Non-drug therapies should be first line treatment for low back pain, US guidance saysBMJ 2017; 356 doi: https://doi.org/10.1136/bmj.j840 (Published 15 February 2017) Cite this as: BMJ 2017;356:j840
- Michael McCarthy
New guidelines from the American College of Physicians recommend that physicians avoid prescribing drugs, particularly opioids, to treat acute and subacute low back pain and should instead emphasize non-pharmacologic therapies, such as superficial heat, massage, and physical therapy.
“Clinicians should reassure patients that acute or subacute low back pain usually improves over time, regardless of treatment. Thus, clinicians should avoid prescribing costly and potentially harmful treatments for these patients, especially narcotics,” the guidelines said.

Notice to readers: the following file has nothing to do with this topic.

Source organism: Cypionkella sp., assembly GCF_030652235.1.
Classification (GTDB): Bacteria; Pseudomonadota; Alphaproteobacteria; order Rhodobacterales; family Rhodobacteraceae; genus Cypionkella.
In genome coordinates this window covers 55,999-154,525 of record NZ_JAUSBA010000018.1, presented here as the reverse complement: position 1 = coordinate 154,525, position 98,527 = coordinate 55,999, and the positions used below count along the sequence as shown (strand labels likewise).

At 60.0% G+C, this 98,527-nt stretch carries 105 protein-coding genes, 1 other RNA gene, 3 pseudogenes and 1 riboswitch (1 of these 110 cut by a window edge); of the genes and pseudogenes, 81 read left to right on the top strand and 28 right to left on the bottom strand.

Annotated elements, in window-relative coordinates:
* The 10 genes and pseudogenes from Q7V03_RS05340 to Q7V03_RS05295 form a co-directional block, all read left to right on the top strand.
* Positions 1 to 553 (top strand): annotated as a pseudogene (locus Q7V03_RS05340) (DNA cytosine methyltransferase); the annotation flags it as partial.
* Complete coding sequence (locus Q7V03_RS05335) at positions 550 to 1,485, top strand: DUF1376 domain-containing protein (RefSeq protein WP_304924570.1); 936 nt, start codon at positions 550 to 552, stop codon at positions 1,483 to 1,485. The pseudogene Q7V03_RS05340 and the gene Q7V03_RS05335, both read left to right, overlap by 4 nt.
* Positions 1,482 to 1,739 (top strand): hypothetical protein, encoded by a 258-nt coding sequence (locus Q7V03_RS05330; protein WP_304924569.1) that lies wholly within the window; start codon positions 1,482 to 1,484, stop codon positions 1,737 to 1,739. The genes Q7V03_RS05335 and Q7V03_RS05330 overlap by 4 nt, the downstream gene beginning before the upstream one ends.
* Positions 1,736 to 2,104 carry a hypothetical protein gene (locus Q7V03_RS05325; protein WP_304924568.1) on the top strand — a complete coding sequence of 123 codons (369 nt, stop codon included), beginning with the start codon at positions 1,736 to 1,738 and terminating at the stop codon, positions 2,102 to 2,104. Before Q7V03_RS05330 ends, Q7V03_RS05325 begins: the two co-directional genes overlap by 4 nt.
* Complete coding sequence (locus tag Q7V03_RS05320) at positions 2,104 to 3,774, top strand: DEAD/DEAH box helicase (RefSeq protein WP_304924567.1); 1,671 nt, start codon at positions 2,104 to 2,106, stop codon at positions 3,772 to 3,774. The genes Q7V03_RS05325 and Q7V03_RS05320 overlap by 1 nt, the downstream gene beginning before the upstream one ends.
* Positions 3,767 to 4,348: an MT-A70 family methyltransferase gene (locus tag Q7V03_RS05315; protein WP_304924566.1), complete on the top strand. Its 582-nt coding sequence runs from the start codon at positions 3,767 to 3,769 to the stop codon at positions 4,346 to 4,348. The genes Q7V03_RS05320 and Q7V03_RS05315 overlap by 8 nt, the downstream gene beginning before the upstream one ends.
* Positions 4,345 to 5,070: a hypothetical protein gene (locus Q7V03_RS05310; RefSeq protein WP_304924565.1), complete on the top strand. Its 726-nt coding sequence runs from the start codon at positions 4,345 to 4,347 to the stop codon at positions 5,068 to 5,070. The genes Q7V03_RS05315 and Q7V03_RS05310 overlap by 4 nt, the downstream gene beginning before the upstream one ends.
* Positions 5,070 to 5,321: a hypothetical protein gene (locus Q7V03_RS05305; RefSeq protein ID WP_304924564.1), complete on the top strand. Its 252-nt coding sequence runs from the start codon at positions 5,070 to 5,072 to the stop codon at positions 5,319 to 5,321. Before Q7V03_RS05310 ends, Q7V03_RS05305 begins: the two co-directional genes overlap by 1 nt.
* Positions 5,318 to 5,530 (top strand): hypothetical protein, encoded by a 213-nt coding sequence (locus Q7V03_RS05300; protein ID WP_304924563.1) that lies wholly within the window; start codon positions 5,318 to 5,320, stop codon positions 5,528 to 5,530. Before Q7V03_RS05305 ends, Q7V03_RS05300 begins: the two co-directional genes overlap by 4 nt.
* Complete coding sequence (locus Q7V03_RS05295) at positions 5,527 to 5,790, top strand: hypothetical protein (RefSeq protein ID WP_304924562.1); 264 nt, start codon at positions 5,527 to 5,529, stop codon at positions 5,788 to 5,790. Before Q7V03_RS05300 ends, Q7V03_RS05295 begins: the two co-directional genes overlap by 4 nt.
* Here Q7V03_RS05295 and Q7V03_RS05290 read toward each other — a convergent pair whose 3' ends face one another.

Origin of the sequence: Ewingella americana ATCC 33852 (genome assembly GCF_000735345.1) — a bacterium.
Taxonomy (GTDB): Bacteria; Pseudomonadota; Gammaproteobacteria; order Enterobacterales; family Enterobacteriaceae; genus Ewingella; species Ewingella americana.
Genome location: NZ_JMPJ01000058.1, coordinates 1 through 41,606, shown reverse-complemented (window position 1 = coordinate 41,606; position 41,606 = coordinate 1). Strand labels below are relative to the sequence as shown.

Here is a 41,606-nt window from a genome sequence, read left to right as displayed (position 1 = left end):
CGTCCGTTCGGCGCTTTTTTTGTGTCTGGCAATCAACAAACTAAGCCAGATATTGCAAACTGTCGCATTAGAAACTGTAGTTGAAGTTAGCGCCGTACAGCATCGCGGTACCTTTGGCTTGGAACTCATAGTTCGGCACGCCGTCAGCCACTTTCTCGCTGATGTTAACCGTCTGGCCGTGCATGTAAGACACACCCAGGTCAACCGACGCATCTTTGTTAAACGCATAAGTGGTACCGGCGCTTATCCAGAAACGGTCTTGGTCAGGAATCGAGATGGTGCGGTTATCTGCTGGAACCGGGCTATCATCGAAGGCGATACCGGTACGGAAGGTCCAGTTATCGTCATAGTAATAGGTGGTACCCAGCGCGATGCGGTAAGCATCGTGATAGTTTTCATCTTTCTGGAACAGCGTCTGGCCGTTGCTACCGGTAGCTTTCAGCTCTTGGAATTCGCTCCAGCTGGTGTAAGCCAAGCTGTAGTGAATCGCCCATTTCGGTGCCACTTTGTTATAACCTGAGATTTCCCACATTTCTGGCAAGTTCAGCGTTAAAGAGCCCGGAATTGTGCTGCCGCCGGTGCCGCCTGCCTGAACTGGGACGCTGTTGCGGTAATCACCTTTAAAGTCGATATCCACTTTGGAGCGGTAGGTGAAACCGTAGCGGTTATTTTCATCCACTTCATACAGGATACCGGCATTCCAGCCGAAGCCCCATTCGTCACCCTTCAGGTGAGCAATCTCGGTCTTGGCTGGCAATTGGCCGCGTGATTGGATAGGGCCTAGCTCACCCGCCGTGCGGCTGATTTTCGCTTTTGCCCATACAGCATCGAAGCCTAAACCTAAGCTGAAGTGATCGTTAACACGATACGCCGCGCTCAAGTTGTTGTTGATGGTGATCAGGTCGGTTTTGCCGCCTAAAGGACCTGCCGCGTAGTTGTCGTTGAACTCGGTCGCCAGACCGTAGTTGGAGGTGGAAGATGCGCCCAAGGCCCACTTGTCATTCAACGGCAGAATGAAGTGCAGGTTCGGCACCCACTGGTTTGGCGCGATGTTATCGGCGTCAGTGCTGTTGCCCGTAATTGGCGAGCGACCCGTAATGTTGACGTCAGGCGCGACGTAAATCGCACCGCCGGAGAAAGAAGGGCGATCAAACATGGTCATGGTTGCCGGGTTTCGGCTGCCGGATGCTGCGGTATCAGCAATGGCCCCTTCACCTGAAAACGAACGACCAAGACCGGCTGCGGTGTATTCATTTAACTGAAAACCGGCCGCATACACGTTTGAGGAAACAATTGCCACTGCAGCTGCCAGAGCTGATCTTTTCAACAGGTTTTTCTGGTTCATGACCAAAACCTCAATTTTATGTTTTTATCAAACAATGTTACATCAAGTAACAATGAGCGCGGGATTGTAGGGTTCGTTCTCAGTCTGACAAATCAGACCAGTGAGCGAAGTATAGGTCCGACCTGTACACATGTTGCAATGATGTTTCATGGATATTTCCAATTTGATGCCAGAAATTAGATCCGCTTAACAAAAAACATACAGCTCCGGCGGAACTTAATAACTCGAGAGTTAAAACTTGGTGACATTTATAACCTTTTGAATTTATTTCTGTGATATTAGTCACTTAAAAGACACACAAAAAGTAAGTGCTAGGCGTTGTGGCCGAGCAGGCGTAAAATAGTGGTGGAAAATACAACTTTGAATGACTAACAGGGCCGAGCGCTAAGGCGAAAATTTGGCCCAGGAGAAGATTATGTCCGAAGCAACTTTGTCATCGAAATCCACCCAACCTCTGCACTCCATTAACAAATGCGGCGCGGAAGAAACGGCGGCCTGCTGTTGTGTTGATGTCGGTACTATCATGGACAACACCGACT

If clinicians decide to use a pharmacologic agent, non-steroidal anti-inflammatory drugs or skeletal muscle relaxants should be used, …
Log in using your username and password
Log in through your institution
Subscribe from £173 *
Subscribe and get access to all BMJ articles, and much more.
* For online subscription
Access this article for 1 day for:
£38 / $45 / €42 (excludes VAT)
You can download a PDF version for your personal record.